Here is Rod MacIver at Heron Dance with more insights.
Dear Heron Dancers,
C-Span held a panel discussion a couple of weeks ago during which people who had run major presidential campaigns discussed their outlook for the upcoming election. One topic they explored in detail was the effect of subconscious reasoning on the voting decision. One expert stated the belief that the decision was 80% subconscious, another that the decision was 98% subconscious. No one believed that people vote for the reasons that they think and say they do.
Most of our thought process is subconscious. Most of us make little or no effort to harness that vast reservoir. I remember reading that Einstein came up with most of his concepts through body sensations—a pre-verbal state. The theory of the benzene ring came to Kekule in a dream. Top athletes use guided imagery to achieve performances that they could not otherwise accomplish. Mozart reportedly heard his music in daydreams. Great art is sometimes appealing to the eye, or sometimes not, but it resonates with our emotions and deeper senses.
One can use a variety of techniques to access their inner resourcefulness. Toni Morrison says she gets up before dark each morning, makes coffee and watches the “light come.” She reports that the gradual light prompts contact with the mysterious. Most artists and authors who have done work that is widely recognized for its perceptiveness and its “below the surface” character engage in some regular practice that allows them to encounter and harness their subconscious. These practices almost always involve quiet. They often involve a sanctuary—a place where the physical surroundings prompt associations with their inward life. Others make contact during physical exercise—walking in the woods, gardening, bike riding—where their minds can freely wander.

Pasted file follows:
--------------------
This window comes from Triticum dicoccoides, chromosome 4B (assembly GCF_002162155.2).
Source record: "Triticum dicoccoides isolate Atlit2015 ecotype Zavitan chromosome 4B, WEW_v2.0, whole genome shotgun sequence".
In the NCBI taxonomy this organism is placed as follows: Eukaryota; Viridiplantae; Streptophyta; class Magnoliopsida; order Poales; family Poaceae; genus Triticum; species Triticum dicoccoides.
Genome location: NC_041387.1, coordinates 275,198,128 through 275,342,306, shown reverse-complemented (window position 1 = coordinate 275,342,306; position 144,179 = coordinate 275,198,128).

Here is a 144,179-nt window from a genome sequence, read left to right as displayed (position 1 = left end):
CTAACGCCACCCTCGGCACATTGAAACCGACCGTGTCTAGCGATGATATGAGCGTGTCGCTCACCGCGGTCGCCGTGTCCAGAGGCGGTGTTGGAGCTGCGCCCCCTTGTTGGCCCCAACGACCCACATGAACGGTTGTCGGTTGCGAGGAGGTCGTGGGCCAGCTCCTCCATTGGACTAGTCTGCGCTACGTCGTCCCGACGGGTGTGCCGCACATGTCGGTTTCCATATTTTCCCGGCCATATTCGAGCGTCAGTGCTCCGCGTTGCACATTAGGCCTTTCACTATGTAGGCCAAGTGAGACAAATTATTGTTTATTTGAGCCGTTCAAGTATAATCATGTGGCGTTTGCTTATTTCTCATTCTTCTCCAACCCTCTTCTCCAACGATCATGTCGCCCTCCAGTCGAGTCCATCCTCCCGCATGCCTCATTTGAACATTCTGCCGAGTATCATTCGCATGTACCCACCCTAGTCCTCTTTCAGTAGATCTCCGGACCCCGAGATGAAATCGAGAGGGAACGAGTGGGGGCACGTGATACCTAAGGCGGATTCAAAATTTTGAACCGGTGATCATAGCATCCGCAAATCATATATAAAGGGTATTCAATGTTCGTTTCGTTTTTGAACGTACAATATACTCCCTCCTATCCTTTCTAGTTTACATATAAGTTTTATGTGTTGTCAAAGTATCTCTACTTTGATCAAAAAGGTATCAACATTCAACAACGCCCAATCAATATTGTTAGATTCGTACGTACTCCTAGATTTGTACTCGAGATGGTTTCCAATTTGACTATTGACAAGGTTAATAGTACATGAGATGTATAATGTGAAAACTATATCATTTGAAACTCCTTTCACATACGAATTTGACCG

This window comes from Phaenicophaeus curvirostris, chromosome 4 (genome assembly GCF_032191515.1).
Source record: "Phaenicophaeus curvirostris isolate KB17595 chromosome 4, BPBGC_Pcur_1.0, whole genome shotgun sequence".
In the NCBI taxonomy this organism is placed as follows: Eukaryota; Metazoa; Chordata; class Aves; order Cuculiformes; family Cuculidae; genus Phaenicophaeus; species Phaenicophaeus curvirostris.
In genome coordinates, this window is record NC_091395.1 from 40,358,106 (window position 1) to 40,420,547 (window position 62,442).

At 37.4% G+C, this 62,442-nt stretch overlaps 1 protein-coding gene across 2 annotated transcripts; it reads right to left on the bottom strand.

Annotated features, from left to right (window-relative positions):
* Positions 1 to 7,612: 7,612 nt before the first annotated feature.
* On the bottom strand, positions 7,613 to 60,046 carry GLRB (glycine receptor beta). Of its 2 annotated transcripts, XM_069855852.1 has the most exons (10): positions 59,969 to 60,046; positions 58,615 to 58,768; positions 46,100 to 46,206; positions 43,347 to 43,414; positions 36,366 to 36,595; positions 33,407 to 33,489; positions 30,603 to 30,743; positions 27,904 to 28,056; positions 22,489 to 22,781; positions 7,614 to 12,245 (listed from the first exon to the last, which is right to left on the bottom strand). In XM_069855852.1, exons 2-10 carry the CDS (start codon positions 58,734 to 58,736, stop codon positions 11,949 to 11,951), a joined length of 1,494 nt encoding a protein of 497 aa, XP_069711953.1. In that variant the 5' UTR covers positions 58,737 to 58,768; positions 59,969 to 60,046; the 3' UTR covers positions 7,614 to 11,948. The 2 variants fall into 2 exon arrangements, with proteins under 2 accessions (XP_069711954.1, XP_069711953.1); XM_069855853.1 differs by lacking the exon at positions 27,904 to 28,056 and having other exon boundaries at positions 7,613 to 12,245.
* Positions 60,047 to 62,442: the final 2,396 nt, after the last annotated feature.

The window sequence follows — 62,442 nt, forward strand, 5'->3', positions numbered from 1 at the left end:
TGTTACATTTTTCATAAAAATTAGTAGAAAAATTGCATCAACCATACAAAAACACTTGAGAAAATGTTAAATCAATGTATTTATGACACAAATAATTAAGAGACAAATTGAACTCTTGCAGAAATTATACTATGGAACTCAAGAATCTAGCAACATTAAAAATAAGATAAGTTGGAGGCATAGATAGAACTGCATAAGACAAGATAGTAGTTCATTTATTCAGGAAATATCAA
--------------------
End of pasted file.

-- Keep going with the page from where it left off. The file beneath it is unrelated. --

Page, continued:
After a few weeks of making time for a kind of relaxed but directed daydreaming, your internal reservoir will get used to being accessed and when you call on it, it will welcome an opportunity to be of use.
In celebration of the Great Dance of Life,